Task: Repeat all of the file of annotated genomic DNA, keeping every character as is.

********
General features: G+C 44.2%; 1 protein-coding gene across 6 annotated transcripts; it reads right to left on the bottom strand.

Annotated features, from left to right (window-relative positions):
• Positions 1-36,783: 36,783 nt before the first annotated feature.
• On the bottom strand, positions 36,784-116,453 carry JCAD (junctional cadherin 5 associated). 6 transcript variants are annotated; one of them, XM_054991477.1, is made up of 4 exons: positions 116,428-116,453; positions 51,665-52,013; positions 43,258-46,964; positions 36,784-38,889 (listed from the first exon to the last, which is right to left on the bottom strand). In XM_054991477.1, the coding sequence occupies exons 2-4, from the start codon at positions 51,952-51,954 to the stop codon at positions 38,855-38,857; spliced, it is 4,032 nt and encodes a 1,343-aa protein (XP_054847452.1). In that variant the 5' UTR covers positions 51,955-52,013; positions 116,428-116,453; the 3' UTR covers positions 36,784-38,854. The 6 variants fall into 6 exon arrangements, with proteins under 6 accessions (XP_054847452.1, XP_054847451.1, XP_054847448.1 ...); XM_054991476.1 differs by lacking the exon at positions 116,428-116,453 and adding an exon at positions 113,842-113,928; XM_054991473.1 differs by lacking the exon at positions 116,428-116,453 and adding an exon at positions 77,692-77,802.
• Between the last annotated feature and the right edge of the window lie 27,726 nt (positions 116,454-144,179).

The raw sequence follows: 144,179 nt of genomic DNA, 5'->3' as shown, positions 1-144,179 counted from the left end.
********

General features: G+C 44.2%; 1 protein-coding gene across 6 annotated transcripts; it reads right to left on the bottom strand.

Annotated features, from left to right (window-relative positions):
• Positions 1-36,783: 36,783 nt before the first annotated feature.
• On the bottom strand, positions 36,784-116,453 carry JCAD (junctional cadherin 5 associated). 6 transcript variants are annotated; one of them, XM_054991477.1, is made up of 4 exons: positions 116,428-116,453; positions 51,665-52,013; positions 43,258-46,964; positions 36,784-38,889 (listed from the first exon to the last, which is right to left on the bottom strand). In XM_054991477.1, the coding sequence occupies exons 2-4, from the start codon at positions 51,952-51,954 to the stop codon at positions 38,855-38,857; spliced, it is 4,032 nt and encodes a 1,343-aa protein (XP_054847452.1). In that variant the 5' UTR covers positions 51,955-52,013; positions 116,428-116,453; the 3' UTR covers positions 36,784-38,854. The 6 variants fall into 6 exon arrangements, with proteins under 6 accessions (XP_054847452.1, XP_054847451.1, XP_054847448.1 ...); XM_054991476.1 differs by lacking the exon at positions 116,428-116,453 and adding an exon at positions 113,842-113,928; XM_054991473.1 differs by lacking the exon at positions 116,428-116,453 and adding an exon at positions 77,692-77,802.
• Between the last annotated feature and the right edge of the window lie 27,726 nt (positions 116,454-144,179).

The raw sequence follows: 144,179 nt of genomic DNA, 5'->3' as shown, positions 1-144,179 counted from the left end.